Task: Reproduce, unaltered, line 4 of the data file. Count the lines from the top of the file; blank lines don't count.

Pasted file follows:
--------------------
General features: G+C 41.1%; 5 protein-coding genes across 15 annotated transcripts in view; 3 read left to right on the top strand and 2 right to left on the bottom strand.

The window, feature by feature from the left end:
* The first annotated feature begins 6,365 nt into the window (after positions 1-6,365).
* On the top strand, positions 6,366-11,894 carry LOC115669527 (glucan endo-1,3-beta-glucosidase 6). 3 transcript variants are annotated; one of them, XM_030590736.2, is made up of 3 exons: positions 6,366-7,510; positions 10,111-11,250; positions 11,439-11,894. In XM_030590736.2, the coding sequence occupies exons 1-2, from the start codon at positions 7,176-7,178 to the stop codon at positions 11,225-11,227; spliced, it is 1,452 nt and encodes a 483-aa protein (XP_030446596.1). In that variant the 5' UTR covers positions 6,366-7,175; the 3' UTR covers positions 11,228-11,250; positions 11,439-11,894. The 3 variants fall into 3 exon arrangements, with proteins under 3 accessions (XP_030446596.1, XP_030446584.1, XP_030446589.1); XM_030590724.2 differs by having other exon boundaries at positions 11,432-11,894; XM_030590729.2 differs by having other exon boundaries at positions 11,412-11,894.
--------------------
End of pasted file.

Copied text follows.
* On the top strand, positions 6,366-11,894 carry LOC115669527 (glucan endo-1,3-beta-glucosidase 6). 3 transcript variants are annotated; one of them, XM_030590736.2, is made up of 3 exons: positions 6,366-7,510; positions 10,111-11,250; positions 11,439-11,894. In XM_030590736.2, the coding sequence occupies exons 1-2, from the start codon at positions 7,176-7,178 to the stop codon at positions 11,225-11,227; spliced, it is 1,452 nt and encodes a 483-aa protein (XP_030446596.1). In that variant the 5' UTR covers positions 6,366-7,175; the 3' UTR covers positions 11,228-11,250; positions 11,439-11,894. The 3 variants fall into 3 exon arrangements, with proteins under 3 accessions (XP_030446596.1, XP_030446584.1, XP_030446589.1); XM_030590724.2 differs by having other exon boundaries at positions 11,432-11,894; XM_030590729.2 differs by having other exon boundaries at positions 11,412-11,894.